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Daily Dose: RSV Infection in Infancy & Risk of Asthma in Childhood


Patient Care brings primary care clinicians a lot of medical news every day—it’s easy to miss an important study. The Daily Dose provides a concise summary of one of the website's leading stories you may not have seen.

On April 25, 2023, we reported on a study published in The Lancet that examined the association between respiratory syncytial virus (RSV) infection during infancy and childhood asthma.

The study

Infants with non-low birthweight born at term between June and December 2012 or between June and December 2013 were recruited from 11 pediatric practices across middle Tennessee. Researchers ascertained RSV infection status in the first year of life via passive and active surveillance. Parents were contacted regularly, and infants underwent nasal washes and blood sampling at some health care encounters.

Participants were followed up prospectively for the primary outcome of 5-year current asthma, which researchers analyzed in all participants who completed the 5-year follow-up. A total of 1946 children (48% girls; median age, 55 days) were enrolled, of whom 1741 (89%) had available data to analyze RSV infection status in the first year of life. Among the 1741 participants with available RSV infection data, 54% (n=944) had been infected during infancy.

The findings

The proportion of children with 5-year current asthma was lower among those without RSV infection during infancy (91 [16%] of 587) than those infected with RSV during infancy (139 [21%] of 670; p=0.016).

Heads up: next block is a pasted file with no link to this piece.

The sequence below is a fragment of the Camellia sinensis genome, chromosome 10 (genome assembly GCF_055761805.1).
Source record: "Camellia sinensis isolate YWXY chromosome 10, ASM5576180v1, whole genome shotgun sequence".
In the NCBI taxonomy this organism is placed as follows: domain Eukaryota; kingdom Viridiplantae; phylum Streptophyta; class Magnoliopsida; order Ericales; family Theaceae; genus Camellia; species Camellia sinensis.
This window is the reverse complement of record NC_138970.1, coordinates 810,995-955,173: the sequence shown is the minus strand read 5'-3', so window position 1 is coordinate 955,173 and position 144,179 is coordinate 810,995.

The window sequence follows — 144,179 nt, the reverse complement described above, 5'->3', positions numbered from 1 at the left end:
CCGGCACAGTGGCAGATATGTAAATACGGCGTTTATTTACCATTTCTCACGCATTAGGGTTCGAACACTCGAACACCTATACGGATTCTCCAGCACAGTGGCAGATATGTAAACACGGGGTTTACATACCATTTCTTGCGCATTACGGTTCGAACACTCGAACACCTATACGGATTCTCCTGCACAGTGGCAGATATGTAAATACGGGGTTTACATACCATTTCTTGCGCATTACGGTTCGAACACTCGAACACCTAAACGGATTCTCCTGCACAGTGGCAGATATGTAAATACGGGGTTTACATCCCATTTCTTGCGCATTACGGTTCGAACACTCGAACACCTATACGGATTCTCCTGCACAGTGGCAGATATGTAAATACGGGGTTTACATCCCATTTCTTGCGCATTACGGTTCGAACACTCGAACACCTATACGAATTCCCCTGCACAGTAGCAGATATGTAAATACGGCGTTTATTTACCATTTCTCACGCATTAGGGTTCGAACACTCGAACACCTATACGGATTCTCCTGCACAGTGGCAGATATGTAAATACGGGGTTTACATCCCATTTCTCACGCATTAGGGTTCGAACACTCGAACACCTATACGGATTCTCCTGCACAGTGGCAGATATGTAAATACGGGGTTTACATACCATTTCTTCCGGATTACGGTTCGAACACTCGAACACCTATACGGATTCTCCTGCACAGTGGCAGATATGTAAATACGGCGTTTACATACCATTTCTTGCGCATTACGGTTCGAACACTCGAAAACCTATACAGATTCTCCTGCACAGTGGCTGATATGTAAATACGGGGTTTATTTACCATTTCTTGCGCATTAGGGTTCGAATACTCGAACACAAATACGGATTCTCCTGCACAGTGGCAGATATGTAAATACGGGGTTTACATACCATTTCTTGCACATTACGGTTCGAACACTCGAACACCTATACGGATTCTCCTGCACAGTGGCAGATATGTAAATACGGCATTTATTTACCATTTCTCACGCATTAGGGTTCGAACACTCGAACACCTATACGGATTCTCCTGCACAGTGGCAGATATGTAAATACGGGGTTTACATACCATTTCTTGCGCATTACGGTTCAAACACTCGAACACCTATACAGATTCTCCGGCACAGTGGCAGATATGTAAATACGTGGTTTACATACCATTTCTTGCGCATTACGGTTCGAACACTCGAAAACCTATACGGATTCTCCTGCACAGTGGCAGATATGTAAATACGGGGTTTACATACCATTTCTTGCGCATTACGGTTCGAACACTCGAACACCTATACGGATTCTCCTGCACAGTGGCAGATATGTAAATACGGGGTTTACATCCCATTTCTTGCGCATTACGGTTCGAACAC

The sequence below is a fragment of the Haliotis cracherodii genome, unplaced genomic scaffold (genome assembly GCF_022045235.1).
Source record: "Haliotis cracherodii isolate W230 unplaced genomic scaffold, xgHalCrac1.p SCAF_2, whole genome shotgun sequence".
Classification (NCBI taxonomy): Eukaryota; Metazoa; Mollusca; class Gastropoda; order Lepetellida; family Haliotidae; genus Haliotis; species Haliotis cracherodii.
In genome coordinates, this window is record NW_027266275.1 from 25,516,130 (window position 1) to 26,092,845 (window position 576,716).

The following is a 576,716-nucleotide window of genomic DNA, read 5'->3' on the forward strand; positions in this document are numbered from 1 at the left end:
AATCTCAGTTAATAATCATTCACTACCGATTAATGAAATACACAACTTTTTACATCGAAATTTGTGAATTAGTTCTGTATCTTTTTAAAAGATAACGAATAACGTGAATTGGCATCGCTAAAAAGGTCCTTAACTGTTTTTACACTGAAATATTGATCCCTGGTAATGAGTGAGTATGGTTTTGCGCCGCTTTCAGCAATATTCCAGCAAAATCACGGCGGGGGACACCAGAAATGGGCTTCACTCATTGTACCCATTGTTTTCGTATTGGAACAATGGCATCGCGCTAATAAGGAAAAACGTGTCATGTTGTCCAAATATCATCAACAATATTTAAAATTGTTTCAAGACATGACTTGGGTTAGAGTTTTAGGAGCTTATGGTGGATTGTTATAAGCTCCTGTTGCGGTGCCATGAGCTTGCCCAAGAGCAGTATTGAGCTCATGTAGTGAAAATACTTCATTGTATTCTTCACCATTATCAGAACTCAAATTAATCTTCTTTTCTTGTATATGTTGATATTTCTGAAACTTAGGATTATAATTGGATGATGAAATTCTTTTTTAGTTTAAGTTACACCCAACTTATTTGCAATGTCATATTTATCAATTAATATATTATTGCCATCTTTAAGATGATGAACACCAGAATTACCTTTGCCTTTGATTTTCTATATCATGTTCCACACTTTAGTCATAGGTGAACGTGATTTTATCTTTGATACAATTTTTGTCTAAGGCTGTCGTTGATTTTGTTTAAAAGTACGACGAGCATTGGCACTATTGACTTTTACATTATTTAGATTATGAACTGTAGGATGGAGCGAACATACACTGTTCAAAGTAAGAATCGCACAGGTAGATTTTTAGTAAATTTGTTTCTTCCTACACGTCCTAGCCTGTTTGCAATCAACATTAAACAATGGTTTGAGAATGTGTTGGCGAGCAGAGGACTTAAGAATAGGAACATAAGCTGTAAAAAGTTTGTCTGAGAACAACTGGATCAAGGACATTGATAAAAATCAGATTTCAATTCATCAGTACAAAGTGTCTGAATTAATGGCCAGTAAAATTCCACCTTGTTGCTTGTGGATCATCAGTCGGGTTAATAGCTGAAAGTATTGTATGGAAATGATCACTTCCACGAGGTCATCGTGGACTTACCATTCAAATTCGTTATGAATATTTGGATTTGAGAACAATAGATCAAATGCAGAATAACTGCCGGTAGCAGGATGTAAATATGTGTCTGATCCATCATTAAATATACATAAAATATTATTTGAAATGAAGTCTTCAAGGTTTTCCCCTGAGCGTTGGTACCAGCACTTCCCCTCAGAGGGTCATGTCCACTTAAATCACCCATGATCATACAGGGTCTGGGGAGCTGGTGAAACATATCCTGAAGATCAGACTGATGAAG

Participants who were not infected with RSV during infancy had a 26% lower risk of 5-year current asthma compared to those who were infected during infancy (adjusted rate ratio [aRR] 0.74, 95% CI 0.58-0.94; P=.014). The estimated proportion of 5-year current asthma cases that could be prevented by avoiding RSV infection during infancy was 15% (95% CI 2.19-26.84).

A note from authors

"It is important to recognize that although our findings suggest a causal association, because of the observational design, our study can never definitively establish causality. Instead, our results highlight the need for long-term follow-up of common respiratory outcomes among children participating in ongoing and future clinical trials of agents for RSV immunoprophylaxis."

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